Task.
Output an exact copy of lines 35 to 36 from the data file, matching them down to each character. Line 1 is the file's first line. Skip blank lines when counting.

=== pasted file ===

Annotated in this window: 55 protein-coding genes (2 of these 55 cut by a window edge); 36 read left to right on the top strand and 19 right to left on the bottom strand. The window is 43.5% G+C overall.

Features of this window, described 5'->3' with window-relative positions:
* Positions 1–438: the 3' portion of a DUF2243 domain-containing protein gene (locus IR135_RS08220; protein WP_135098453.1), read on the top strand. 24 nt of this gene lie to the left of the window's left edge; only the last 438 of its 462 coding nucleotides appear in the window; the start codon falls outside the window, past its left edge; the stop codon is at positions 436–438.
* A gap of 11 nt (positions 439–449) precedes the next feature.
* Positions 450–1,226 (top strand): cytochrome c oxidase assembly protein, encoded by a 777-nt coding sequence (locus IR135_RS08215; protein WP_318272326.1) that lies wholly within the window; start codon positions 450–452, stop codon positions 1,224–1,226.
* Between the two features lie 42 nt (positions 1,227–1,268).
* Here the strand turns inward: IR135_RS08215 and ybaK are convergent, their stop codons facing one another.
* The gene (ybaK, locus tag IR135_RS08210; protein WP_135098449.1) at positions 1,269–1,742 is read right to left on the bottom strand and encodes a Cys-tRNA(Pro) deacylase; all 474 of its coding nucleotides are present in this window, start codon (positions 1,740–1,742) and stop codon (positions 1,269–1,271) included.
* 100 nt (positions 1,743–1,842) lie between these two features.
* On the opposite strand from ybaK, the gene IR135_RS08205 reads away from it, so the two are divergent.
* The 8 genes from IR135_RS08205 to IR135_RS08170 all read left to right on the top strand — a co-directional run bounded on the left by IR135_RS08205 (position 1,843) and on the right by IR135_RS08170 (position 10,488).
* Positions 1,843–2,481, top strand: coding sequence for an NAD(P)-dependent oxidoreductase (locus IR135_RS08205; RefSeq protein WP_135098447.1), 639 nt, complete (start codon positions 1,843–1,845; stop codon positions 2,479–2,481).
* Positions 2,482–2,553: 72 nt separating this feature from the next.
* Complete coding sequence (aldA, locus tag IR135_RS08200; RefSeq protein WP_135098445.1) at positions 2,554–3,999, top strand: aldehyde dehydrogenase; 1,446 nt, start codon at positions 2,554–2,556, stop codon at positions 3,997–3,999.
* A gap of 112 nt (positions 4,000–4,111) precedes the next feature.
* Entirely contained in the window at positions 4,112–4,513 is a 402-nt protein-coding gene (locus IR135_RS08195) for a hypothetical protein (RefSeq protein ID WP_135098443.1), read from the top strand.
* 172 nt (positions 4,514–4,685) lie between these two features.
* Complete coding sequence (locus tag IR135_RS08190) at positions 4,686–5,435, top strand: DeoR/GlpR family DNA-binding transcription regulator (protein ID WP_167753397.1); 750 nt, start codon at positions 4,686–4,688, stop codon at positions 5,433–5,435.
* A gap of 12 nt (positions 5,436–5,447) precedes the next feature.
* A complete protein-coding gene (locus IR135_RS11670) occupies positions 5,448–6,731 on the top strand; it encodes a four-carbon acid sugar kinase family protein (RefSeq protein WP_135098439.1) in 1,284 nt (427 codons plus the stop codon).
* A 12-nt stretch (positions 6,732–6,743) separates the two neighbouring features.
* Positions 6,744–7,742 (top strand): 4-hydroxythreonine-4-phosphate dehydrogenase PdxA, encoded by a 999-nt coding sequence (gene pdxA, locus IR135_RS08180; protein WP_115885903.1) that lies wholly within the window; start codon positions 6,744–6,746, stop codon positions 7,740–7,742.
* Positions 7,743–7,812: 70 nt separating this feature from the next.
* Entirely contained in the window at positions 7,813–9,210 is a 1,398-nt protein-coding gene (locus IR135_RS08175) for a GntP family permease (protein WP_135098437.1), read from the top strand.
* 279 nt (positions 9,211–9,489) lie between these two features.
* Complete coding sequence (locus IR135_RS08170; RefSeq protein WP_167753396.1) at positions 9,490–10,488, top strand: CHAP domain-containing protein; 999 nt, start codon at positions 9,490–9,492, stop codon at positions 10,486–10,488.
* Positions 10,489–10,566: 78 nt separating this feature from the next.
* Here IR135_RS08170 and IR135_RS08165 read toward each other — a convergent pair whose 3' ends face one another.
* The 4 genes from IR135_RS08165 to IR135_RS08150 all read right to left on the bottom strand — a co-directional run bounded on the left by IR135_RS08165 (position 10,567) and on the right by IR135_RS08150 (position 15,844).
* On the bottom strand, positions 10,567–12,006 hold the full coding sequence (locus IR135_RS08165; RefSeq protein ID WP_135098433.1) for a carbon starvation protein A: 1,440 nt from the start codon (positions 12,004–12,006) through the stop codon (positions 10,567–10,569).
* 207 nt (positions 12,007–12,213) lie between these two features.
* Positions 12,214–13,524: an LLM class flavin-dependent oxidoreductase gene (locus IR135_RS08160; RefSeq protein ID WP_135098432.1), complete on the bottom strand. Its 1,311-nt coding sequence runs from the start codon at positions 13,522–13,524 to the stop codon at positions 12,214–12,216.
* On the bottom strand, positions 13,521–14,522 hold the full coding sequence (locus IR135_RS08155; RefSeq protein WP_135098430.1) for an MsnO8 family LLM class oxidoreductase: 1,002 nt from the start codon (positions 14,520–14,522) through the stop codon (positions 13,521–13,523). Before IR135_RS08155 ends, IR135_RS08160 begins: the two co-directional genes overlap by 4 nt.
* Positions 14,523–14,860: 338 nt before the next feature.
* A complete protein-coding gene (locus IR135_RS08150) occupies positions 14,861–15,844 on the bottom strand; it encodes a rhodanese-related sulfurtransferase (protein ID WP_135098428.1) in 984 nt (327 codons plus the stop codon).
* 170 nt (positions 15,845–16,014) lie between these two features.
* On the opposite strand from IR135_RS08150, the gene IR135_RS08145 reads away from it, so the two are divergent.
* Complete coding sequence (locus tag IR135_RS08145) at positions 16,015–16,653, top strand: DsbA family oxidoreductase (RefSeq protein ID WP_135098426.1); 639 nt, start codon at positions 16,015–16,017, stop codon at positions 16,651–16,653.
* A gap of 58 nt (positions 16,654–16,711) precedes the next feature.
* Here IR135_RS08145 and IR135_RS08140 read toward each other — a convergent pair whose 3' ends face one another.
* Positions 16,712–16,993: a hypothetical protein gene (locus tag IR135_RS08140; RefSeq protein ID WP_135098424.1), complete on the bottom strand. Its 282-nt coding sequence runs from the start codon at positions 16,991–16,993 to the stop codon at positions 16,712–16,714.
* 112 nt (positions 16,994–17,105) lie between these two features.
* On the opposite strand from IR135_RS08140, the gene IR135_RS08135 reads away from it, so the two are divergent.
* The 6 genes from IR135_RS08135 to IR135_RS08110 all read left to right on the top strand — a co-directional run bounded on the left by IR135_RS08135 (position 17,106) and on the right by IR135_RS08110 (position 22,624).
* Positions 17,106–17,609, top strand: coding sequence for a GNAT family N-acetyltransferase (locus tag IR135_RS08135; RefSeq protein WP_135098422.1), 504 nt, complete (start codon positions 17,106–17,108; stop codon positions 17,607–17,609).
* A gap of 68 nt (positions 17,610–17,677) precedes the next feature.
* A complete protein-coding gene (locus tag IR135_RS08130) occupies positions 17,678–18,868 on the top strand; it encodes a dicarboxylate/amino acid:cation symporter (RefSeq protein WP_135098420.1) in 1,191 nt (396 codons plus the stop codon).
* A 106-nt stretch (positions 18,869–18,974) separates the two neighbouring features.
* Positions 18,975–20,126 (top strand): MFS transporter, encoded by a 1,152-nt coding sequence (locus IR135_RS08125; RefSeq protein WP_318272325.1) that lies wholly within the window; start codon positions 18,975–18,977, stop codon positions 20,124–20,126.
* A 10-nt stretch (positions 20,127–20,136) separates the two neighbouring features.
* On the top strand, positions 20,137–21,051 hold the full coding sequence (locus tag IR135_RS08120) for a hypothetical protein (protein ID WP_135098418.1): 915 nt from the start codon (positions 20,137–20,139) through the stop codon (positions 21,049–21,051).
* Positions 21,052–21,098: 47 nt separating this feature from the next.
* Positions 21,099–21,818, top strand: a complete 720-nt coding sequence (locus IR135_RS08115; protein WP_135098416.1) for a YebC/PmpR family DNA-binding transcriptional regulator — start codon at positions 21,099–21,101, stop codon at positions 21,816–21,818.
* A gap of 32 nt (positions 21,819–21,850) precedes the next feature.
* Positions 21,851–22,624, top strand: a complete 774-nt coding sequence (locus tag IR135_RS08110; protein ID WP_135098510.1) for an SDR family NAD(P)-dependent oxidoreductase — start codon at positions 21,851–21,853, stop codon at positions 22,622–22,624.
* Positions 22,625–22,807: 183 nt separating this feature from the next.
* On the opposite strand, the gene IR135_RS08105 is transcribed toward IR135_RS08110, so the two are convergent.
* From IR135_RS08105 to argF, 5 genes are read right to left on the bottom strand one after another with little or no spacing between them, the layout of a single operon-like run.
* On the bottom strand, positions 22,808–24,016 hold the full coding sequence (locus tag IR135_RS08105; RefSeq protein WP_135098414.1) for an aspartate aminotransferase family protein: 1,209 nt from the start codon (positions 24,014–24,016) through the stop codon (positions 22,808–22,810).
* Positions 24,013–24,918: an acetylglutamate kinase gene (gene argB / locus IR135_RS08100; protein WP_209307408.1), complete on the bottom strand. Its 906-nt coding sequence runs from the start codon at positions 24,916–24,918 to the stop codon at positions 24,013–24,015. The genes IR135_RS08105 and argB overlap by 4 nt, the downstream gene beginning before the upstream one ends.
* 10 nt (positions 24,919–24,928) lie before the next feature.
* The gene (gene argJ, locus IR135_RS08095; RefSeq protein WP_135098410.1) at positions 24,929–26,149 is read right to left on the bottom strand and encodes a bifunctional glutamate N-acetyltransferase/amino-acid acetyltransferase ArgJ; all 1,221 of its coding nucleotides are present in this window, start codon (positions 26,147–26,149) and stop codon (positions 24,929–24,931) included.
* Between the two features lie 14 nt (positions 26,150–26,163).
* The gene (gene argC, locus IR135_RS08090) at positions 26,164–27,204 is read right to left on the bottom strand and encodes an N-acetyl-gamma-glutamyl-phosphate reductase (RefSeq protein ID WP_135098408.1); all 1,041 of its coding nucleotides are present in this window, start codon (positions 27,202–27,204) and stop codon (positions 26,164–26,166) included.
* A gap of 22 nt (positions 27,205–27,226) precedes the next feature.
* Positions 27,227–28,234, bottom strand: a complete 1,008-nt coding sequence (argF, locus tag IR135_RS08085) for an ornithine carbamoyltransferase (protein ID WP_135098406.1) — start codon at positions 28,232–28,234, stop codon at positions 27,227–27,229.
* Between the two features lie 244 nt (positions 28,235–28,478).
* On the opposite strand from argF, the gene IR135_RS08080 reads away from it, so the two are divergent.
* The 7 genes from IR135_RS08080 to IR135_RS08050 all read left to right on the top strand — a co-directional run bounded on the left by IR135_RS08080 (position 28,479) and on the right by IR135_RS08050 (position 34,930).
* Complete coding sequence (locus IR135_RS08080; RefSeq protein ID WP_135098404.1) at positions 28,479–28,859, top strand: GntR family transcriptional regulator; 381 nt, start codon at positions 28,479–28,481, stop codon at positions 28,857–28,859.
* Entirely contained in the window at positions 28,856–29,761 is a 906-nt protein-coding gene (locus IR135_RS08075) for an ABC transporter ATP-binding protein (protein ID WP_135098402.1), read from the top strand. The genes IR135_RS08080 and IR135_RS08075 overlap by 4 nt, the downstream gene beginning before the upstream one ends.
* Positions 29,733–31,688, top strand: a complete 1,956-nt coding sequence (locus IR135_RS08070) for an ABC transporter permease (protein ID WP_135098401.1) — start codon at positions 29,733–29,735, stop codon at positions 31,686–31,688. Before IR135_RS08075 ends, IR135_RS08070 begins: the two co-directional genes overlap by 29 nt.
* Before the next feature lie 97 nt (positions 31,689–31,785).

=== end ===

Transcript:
* A complete protein-coding gene (locus IR135_RS08150) occupies positions 14,861–15,844 on the bottom strand; it encodes a rhodanese-related sulfurtransferase (protein ID WP_135098428.1) in 984 nt (327 codons plus the stop codon).
* 170 nt (positions 15,845–16,014) lie between these two features.